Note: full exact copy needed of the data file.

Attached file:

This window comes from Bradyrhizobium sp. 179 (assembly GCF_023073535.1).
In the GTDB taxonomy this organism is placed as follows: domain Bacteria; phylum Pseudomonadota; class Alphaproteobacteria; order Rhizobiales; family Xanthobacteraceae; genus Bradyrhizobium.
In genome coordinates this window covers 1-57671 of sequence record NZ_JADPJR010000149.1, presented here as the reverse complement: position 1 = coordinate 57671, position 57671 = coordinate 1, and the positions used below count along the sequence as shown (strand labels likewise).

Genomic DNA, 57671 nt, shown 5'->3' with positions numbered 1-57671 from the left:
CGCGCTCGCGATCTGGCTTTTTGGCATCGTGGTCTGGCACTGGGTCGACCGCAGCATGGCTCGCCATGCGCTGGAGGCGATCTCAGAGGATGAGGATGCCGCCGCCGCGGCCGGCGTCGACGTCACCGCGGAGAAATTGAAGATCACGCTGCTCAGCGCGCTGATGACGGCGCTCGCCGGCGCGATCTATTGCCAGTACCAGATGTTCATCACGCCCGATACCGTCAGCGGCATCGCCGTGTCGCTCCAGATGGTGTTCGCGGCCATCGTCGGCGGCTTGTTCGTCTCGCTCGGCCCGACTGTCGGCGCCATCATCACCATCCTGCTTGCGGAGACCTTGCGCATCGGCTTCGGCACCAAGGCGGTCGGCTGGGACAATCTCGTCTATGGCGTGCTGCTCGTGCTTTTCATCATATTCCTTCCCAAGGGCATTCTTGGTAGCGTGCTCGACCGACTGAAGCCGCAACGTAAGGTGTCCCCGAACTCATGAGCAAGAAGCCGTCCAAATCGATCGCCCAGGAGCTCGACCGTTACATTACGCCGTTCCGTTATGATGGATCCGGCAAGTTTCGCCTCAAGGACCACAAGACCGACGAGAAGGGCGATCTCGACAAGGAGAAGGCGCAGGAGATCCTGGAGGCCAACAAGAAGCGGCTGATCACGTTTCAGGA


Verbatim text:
This window comes from Bradyrhizobium sp. 179 (assembly GCF_023073535.1).
In the GTDB taxonomy this organism is placed as follows: domain Bacteria; phylum Pseudomonadota; class Alphaproteobacteria; order Rhizobiales; family Xanthobacteraceae; genus Bradyrhizobium.
In genome coordinates this window covers 1-57671 of sequence record NZ_JADPJR010000149.1, presented here as the reverse complement: position 1 = coordinate 57671, position 57671 = coordinate 1, and the positions used below count along the sequence as shown (strand labels likewise).

Genomic DNA, 57671 nt, shown 5'->3' with positions numbered 1-57671 from the left:
CGCGCTCGCGATCTGGCTTTTTGGCATCGTGGTCTGGCACTGGGTCGACCGCAGCATGGCTCGCCATGCGCTGGAGGCGATCTCAGAGGATGAGGATGCCGCCGCCGCGGCCGGCGTCGACGTCACCGCGGAGAAATTGAAGATCACGCTGCTCAGCGCGCTGATGACGGCGCTCGCCGGCGCGATCTATTGCCAGTACCAGATGTTCATCACGCCCGATACCGTCAGCGGCATCGCCGTGTCGCTCCAGATGGTGTTCGCGGCCATCGTCGGCGGCTTGTTCGTCTCGCTCGGCCCGACTGTCGGCGCCATCATCACCATCCTGCTTGCGGAGACCTTGCGCATCGGCTTCGGCACCAAGGCGGTCGGCTGGGACAATCTCGTCTATGGCGTGCTGCTCGTGCTTTTCATCATATTCCTTCCCAAGGGCATTCTTGGTAGCGTGCTCGACCGACTGAAGCCGCAACGTAAGGTGTCCCCGAACTCATGAGCAAGAAGCCGTCCAAATCGATCGCCCAGGAGCTCGACCGTTACATTACGCCGTTCCGTTATGATGGATCCGGCAAGTTTCGCCTCAAGGACCACAAGACCGACGAGAAGGGCGATCTCGACAAGGAGAAGGCGCAGGAGATCCTGGAGGCCAACAAGAAGCGGCTGATCACGTTTCAGGA